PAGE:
Canvas. So they opened the canvas and heres Jack under one bench and this girl by the name of Marsha under the other bench. So here we go. They take us out and uh, they say well, what are you people--where are you going--what are you doing? So first of all they took us into uh, jail cell. They put me in one cell, her in a different cell. Here I am, a 10 year old in jail. Thats all I needed after going through uh, uh, the hiding, here Im in jail. So they call me up--also they do everything at night. They figure they can get the most out of you at night. They call me upstairs. Why, why, why are, why are you doing this for what reason? I says look, he says, I says I just survived the Nazis and I found out I have a aunt living, I forgot what I told him, in Chelm orŁódź, or wherever. And Im trying to get to her. Why are you doing it this way? I didnt know other way, I says I saw trucks they told me they were going to--cant believe that, back. I dont know they held us probably three days. Well, they werent going to shoot me, and uh, but they bothered to try, you know, to try and find out the motive. Why are you doing this? And I stuck to my story, they couldnt, they couldnt do anything to change my, you know, what I said. And they saw they had no choice, so they let me out. And went back to Włodzimierz, and somehow somewhere, I dont know, my brother found out that we got held up. But he couldnt do nothing about it.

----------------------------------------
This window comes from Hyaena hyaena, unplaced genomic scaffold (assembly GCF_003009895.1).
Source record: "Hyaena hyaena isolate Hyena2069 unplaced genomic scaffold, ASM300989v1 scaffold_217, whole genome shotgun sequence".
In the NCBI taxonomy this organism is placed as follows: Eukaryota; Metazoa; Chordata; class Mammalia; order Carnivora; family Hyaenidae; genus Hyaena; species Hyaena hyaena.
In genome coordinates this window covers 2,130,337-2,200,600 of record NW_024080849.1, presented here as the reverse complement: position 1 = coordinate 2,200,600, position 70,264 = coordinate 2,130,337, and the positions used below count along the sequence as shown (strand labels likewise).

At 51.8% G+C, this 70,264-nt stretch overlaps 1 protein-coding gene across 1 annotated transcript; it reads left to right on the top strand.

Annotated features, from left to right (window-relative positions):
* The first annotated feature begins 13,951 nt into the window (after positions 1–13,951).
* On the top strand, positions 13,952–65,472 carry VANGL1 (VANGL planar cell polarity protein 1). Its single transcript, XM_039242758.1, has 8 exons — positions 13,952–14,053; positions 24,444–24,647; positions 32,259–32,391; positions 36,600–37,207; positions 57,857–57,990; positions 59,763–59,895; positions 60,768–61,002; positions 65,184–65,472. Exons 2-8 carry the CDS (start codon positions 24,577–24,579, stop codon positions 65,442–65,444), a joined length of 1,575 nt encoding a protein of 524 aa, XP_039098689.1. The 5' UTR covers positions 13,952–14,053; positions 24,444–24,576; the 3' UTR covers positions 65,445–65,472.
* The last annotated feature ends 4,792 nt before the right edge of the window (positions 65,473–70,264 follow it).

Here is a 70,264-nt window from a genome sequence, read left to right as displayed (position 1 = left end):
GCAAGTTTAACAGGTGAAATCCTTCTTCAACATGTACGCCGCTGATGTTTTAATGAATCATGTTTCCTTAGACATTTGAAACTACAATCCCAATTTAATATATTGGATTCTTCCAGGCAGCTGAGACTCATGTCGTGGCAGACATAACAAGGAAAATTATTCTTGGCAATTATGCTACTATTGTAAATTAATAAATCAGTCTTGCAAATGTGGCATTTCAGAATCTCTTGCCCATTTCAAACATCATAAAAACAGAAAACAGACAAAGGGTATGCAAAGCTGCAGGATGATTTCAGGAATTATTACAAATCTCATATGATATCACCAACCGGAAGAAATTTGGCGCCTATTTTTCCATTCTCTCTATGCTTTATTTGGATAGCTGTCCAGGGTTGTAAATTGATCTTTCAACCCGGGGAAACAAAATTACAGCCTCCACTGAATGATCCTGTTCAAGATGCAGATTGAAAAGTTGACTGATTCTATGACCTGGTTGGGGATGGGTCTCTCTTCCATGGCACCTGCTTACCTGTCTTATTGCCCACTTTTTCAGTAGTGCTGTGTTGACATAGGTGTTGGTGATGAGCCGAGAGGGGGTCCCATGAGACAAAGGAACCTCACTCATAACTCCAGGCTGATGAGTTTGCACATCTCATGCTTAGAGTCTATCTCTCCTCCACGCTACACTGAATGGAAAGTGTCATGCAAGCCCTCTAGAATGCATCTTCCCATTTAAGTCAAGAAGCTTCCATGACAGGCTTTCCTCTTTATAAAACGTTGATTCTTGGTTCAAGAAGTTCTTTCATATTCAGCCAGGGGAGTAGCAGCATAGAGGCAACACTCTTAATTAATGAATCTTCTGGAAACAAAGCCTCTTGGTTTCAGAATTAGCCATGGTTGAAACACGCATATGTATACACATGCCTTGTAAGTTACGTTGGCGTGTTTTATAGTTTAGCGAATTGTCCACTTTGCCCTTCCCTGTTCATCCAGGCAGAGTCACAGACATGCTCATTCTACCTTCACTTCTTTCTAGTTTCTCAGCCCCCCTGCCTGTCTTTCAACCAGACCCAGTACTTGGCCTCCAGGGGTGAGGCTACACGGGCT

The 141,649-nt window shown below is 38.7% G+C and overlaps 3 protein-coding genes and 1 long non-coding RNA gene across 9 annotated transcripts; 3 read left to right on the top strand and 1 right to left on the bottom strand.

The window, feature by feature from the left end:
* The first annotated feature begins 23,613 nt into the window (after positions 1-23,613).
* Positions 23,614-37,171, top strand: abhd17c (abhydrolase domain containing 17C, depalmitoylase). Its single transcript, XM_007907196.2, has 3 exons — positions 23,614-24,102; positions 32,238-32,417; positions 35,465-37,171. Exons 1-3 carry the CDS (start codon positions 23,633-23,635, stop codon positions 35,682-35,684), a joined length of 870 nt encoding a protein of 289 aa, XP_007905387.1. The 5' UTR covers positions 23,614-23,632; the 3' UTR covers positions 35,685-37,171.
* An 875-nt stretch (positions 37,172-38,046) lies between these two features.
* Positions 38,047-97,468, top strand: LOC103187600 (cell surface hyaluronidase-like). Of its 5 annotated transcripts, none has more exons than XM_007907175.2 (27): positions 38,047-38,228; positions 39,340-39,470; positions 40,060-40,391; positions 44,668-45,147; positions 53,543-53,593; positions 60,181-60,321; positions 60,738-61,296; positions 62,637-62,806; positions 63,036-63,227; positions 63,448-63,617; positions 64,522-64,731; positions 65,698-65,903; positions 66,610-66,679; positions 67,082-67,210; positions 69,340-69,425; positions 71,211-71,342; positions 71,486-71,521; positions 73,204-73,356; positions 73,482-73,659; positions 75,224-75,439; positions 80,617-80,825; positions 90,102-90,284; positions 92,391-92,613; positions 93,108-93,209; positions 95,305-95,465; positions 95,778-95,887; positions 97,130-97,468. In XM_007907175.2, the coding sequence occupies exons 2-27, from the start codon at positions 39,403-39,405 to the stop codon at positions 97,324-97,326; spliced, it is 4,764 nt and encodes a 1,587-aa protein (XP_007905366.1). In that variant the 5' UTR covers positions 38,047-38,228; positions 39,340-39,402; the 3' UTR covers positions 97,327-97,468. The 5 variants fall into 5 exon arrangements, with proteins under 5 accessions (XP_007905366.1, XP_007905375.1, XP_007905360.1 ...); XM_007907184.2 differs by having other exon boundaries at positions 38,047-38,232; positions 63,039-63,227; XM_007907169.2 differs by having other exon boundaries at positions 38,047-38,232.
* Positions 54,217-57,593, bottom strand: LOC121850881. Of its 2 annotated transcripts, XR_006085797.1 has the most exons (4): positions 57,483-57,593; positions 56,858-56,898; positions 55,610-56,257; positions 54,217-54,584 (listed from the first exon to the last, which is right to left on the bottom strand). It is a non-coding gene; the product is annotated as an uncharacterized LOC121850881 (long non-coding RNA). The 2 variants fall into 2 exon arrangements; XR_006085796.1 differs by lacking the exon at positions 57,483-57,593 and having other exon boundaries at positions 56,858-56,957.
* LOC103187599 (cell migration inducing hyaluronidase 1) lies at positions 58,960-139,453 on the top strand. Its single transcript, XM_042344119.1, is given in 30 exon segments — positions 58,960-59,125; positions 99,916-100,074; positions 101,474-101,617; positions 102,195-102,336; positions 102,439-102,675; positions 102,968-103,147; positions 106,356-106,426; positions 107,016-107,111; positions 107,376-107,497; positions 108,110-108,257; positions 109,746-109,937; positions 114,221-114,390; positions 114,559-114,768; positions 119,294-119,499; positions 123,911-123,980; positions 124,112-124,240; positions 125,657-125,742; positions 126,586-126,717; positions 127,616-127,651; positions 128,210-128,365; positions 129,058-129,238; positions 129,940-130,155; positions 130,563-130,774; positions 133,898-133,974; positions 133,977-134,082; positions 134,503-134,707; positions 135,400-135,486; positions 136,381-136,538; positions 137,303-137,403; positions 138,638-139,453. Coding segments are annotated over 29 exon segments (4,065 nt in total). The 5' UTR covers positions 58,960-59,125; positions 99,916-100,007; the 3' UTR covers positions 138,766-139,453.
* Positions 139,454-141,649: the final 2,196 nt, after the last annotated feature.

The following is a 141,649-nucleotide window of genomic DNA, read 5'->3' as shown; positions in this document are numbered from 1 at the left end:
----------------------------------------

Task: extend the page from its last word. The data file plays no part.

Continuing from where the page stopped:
But he knew you were there at least.

Yeah, he knew we were there. And then when I came back he was, naturally he was, he was thrilled to death that I--at least they didnt do nothing and uh, and then he stop--so then he went to that committee, and luckily he met a man. Its a small, you know, they say its a small world. He met a man on that committee that was a Polish man that used to live in our town. You know thats a miracle too. And knew my family, and then, you know, he moved to Poland, I dont know when. But anyway, this thing was that he was truthful to this man. He says look, this is what happened, he says Im, Im Sam Guns son. He says I just went through the war and got saved with a little brother. The Russians wanted to take me into the army; I didnt wanna go I didnt want to leave him. You have to help me to get me quicker into the Polish side, and he did. And it didnt take too long, and we got into Poland. And there was already he wasnt scared of that anymore.